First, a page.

Even if a case could be made to justify the use of certain harsh interrogation techniques, there is no way to justify rape. As Seymour Hersh described in a 2004 speech: "Some of the worst things that happened that you don't know about. Okay? Videos. There are women there. Some of you may have read that they were passing letters out, communications out to their men. This is at [Abu Ghraib]. ... The women were passing messages out saying please come and kill me because of what's happened. And basically what happened is that those women who were arrested with young boys, children, in cases that have been [video] recorded, the boys were sodomized, with the cameras rolling, and the worst above all of them is the soundtrack of the boys shrieking."
So who is to blame, and who should be held accountable? Obama has stated that the military personnel involved in carrying out the abuse depicted in the photographs have been "identified, and appropriate actions" taken. Yet isn't it somewhat hypocritical to punish those who carried out the abuse while giving a free pass to those who condoned the use of torture in the first place?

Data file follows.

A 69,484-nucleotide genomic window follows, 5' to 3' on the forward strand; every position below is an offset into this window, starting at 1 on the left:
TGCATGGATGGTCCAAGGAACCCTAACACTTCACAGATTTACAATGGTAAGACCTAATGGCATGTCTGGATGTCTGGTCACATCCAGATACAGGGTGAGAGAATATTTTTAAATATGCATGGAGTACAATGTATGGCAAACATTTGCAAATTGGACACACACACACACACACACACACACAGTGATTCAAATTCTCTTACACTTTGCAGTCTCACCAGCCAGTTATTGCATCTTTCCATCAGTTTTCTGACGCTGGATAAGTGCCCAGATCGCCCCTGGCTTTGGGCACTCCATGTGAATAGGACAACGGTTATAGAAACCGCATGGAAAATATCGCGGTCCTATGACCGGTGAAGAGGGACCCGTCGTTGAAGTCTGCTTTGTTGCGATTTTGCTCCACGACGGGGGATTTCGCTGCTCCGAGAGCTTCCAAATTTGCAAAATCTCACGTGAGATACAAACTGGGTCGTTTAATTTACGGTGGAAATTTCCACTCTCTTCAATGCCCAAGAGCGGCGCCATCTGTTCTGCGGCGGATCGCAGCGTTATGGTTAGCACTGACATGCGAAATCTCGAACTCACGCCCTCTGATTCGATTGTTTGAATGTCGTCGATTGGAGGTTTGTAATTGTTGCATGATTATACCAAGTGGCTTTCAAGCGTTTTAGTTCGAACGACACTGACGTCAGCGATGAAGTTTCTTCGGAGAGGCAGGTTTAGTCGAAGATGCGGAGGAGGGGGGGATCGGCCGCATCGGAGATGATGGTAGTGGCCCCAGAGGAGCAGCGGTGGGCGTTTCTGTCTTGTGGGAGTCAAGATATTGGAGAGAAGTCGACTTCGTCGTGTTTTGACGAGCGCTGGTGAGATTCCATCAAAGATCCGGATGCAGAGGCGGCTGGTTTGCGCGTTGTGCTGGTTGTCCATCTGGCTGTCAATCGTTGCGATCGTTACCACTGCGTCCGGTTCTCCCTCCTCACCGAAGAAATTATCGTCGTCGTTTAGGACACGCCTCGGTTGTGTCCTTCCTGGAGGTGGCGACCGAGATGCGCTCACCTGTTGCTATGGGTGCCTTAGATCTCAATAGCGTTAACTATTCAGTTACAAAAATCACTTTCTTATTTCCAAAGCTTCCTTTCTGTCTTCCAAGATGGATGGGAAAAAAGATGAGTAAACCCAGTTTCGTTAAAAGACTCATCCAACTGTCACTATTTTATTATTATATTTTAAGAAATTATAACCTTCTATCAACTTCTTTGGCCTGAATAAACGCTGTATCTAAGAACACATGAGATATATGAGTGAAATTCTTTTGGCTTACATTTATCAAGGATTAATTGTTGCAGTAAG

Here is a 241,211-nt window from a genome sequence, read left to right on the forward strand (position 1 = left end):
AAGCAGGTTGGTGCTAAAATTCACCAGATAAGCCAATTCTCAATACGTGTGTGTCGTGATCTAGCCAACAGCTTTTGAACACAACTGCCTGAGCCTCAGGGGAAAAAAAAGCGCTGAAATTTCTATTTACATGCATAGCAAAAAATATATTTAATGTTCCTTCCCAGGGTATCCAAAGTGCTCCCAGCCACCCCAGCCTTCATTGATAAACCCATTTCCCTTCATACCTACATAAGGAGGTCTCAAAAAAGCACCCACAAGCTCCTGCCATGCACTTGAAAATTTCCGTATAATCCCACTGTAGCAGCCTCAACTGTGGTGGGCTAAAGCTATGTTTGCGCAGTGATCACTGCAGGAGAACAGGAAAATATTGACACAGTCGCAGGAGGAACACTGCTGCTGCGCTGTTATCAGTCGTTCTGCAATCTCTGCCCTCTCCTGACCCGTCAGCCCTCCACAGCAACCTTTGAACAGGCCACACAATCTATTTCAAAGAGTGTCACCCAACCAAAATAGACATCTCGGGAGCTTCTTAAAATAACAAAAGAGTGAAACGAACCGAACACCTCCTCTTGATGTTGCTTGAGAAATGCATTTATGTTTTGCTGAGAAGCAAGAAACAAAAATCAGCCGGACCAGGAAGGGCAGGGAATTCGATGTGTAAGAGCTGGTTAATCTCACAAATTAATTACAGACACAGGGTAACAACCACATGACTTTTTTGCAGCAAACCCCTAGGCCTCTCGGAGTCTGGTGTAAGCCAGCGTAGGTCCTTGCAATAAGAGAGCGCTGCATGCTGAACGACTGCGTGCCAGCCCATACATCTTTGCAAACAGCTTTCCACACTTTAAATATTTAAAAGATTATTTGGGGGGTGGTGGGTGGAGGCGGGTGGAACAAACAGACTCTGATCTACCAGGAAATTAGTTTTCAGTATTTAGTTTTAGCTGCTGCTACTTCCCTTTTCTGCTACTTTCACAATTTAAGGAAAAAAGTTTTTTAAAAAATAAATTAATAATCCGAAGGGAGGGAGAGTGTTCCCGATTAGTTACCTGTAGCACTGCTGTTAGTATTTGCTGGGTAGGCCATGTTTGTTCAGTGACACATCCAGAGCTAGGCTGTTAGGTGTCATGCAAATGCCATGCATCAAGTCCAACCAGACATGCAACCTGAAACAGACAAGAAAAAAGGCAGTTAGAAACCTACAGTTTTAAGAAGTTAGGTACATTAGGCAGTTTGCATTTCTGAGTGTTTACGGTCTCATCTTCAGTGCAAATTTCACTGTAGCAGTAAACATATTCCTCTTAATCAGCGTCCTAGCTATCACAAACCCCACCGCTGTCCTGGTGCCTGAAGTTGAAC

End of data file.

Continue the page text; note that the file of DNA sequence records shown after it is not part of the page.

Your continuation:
George W. Bush, Dick Cheney, and those within the Bush administration who sanctioned torture deliberately and unapologetically violated U.S. laws and virtually every international treaty against torture. Included among the international treaties prohibiting torture that the U.S. has signed onto are the U.N. Declaration of Human Rights, the U.N. Convention Against Torture, and the Third Geneva Convention on the Treatment of Prisoners of War.
American law is clear as to what constitutes torture. Title 18 of the U.S. Code, Section 2340-2340B, defines torture as "an act committed by a person acting under the color of law specifically intended to inflict severe physical or mental pain or suffering (other than pain or suffering incidental to lawful sanctions) upon another person within his custody or physical control." It goes on to define "severe mental pain and suffering" as the threatened infliction of severe pain or suffering, the threat of imminent death, or such a threat against another person. What's more, attempting or committing torture outside the United States is punishable by up to 20 years in prison and life imprisonment if death results.